F1 Sprint Qualifying: lights out or away it goes?


As a younger F1 fan, there are moments I know I’ll never experience in the same way as those who were there first-hand. Lewis Hamilton’s last lap overtake to secure the 2008 Championship by a single point, Michael Schumacher’s Ferrari years, Nigel Mansell achieving his World Championship with five races to go.

Now, though, however small it is, I have my own piece of F1 history. I was able to witness the first ever F1 Sprint race.

It’s fair to say that the concept of an F1 sprint had divided opinion in and out of the paddock. F1 President Stefano Domencali is in favour whilst FIA president Jean Todt has his doubts. Drivers such as Charles Leclerc have said there is a majority of support amongst the competitors, while Bernie Ecclestone (never one to miss out on an opportunity to give his opinion) has branded the races ‘complete nonsense’.

While all their perspectives are certainly interesting, it’s worth remembering who the change in format is meant to directly appeal to – the fans. Specifically, those who are lucky enough to attend circuits in person.

Part of the reasoning for the change to the F1 weekend this year is that for those in attendance at circuits around the world, Friday and Saturday can feel a little bereft of action. If, like me, you’re a fan of the feeder series, there is still plenty for you to enjoy – but the main attraction to a race weekend is undeniably the F1.

The introduction of a sprint race has so far shifted qualifying to a Friday, where previously there was only FP1 & FP2. It maintains interest in Saturday viewing, whilst Sunday is still the main event.

From a financial perspective, there’s no major incentive for this from Liberty Media: most gate revenue from races goes directly to the venues hosting them. In this sense, it’d be fair to say that the inclusion of a sprint is about increasing the quality rather than the quantity of a race weekend.

In my view, the biggest criticisms of the change – that it’s processional and generally pointless – don’t hold up

Of the two sprint races we’ve seen so far, both have had direct impacts on the race following them. Fernando Alonso’s charge up the field and Sergio Perez’ disastrous spin in the British GP Sprint had major impacts on Sunday’s GP. Alonso held on to a creditable seventh and it’s arguable that the intensity with which Max pushed Lewis on the first lap was partly due to the knowledge that there was no second Red Bull in the strategy battle for a slower, more tactical attempt at the win.

Likewise, in Monza it would have been hard to impossible for a McLaren to pass the Mercedes without Hamilton’s poor start to the sprint and two excellent starts from Daniel Ricciardo.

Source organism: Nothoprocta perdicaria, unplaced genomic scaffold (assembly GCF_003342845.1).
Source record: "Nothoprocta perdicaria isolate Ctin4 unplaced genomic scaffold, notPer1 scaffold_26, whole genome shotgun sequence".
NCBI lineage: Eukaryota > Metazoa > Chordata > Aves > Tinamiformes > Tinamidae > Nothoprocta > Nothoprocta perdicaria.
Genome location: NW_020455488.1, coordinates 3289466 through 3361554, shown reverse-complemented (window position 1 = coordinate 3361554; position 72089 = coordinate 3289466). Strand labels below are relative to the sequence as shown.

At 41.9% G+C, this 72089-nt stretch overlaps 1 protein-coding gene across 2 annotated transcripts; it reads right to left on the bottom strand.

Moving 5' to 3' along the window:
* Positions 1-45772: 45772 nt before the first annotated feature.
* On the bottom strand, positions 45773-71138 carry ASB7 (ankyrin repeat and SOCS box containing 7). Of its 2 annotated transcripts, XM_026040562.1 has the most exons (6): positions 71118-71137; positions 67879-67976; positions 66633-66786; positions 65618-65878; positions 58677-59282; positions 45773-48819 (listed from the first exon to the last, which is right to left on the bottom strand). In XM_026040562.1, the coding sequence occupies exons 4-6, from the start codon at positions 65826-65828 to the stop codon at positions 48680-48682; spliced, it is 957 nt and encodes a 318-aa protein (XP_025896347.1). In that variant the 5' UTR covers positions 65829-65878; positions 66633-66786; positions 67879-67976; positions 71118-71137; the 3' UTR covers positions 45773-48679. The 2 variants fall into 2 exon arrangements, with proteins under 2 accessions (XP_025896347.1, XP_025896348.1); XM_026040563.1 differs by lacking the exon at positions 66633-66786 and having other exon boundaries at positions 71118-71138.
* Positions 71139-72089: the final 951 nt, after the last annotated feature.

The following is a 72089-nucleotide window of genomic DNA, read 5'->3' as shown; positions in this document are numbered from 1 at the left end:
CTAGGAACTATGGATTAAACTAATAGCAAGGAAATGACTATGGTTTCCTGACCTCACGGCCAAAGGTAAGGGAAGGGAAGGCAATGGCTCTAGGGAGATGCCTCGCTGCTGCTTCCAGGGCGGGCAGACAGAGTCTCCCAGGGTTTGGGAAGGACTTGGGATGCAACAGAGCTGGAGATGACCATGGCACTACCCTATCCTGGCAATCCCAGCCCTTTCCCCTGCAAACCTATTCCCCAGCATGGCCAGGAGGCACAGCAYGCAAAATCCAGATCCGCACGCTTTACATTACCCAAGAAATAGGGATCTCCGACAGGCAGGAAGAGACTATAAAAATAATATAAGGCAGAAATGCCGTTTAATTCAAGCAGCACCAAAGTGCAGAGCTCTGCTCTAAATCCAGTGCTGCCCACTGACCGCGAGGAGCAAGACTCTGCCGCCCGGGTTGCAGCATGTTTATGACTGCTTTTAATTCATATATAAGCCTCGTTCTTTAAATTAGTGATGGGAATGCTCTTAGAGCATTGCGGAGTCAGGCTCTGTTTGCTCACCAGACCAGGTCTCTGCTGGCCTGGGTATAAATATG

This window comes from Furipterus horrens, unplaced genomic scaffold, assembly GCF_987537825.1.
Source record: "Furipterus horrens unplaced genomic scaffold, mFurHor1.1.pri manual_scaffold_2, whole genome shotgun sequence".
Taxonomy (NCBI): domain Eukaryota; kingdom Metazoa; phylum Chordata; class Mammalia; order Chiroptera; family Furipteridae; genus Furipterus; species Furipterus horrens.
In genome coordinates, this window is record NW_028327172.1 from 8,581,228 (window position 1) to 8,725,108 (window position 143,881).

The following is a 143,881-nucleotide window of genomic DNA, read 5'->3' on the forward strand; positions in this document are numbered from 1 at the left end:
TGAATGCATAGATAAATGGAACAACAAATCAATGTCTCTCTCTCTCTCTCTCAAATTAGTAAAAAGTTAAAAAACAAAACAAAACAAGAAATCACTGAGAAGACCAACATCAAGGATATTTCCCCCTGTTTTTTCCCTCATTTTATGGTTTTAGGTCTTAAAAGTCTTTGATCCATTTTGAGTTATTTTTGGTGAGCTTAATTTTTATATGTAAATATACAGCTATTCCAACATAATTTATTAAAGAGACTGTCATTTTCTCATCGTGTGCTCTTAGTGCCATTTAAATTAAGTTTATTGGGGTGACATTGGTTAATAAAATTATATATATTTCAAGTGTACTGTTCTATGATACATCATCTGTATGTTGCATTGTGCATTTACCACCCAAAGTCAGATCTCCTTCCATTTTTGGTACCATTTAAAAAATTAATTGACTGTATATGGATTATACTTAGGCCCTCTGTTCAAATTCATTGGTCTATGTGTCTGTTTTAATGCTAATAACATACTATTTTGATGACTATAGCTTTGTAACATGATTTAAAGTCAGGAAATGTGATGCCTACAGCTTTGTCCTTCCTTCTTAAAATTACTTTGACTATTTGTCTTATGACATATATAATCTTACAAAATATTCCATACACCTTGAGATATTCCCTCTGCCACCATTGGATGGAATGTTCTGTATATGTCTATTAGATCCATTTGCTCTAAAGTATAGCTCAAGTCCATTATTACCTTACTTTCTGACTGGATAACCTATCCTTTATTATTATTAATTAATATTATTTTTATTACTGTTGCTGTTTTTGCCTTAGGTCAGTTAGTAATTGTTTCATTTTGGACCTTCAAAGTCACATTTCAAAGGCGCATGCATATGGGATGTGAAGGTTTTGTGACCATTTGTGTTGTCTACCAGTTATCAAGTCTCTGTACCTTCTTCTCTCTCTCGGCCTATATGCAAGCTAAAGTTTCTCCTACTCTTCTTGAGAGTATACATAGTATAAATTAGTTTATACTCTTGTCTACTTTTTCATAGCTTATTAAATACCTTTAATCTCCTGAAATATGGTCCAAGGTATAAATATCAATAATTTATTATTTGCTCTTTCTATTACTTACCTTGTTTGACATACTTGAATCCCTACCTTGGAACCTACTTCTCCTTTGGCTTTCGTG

It would be a lie to say there are no criticisms. Some I agree with – awarding pole to the person who wins the sprint is technically correct but feels awry. Similarly, the confusion over the name (Qualifying? Sprint Race? Sprint Qualifying?) has not helped solidify impressions that this could be a long-lasting and solid change.

Other people are concerned that the inclusion of a sprint race cracks open the traditional format of a race weekend like an eggshell and that future ‘innovations’, such as reverse grids or mandatory varied tyre choice for different teams, might slip in easier in future. To be honest, it’s a concern I share too, and I retain the right to switch from defence to attack if it proves to be the case.

For now, though, I don’t think we need to worry. In my view, the biggest criticisms of the change – that it’s processional and generally pointless – don’t hold up. The sprint races are about as competitive as the full races, minus pit strategy, which puts the focus on the drivers to drag everything they can out of their machines rather than the behind-the-scenes efforts.

We’ve seen plenty to get hearts soaring – and we haven’t even yet reached the new era of car design that these races are intended for. With two down and one to go at Interlagos, some people’s opinions are likely already forged and unchangeable, whether in favour or against.

If yours isn’t, or you’re wavering against the idea of a sprint race, then hopefully this article has given you a little insight into my view. To sum it up simply; it’s pretty hard for a fan like me to say no to more F1!

Image: Kroiz via Creative Commons

Leave a Reply

Your email address will not be published.


This site uses Akismet to reduce spam. Learn how your comment data is processed.